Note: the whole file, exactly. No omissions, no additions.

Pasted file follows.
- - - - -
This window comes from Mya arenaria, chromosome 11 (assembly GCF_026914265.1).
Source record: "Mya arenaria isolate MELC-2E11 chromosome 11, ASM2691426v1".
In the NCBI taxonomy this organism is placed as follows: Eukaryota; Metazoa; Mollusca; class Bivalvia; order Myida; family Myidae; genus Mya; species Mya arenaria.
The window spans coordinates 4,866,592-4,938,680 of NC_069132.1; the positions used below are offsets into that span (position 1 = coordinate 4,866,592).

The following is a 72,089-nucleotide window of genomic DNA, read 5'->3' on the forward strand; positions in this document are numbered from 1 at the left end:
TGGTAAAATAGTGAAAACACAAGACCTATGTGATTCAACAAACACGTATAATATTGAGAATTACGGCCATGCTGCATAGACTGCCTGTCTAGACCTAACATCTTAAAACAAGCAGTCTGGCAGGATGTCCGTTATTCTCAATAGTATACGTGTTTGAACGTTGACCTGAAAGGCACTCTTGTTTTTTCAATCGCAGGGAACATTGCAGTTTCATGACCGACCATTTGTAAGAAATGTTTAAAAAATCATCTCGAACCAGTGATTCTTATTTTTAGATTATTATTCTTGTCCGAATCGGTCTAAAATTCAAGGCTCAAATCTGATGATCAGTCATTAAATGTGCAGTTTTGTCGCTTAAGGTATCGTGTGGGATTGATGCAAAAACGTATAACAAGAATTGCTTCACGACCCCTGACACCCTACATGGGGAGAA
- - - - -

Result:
This window comes from Mya arenaria, chromosome 11 (assembly GCF_026914265.1).
Source record: "Mya arenaria isolate MELC-2E11 chromosome 11, ASM2691426v1".
In the NCBI taxonomy this organism is placed as follows: Eukaryota; Metazoa; Mollusca; class Bivalvia; order Myida; family Myidae; genus Mya; species Mya arenaria.
The window spans coordinates 4,866,592-4,938,680 of NC_069132.1; the positions used below are offsets into that span (position 1 = coordinate 4,866,592).

The following is a 72,089-nucleotide window of genomic DNA, read 5'->3' on the forward strand; positions in this document are numbered from 1 at the left end:
TGGTAAAATAGTGAAAACACAAGACCTATGTGATTCAACAAACACGTATAATATTGAGAATTACGGCCATGCTGCATAGACTGCCTGTCTAGACCTAACATCTTAAAACAAGCAGTCTGGCAGGATGTCCGTTATTCTCAATAGTATACGTGTTTGAACGTTGACCTGAAAGGCACTCTTGTTTTTTCAATCGCAGGGAACATTGCAGTTTCATGACCGACCATTTGTAAGAAATGTTTAAAAAATCATCTCGAACCAGTGATTCTTATTTTTAGATTATTATTCTTGTCCGAATCGGTCTAAAATTCAAGGCTCAAATCTGATGATCAGTCATTAAATGTGCAGTTTTGTCGCTTAAGGTATCGTGTGGGATTGATGCAAAAACGTATAACAAGAATTGCTTCACGACCCCTGACACCCTACATGGGGAGAA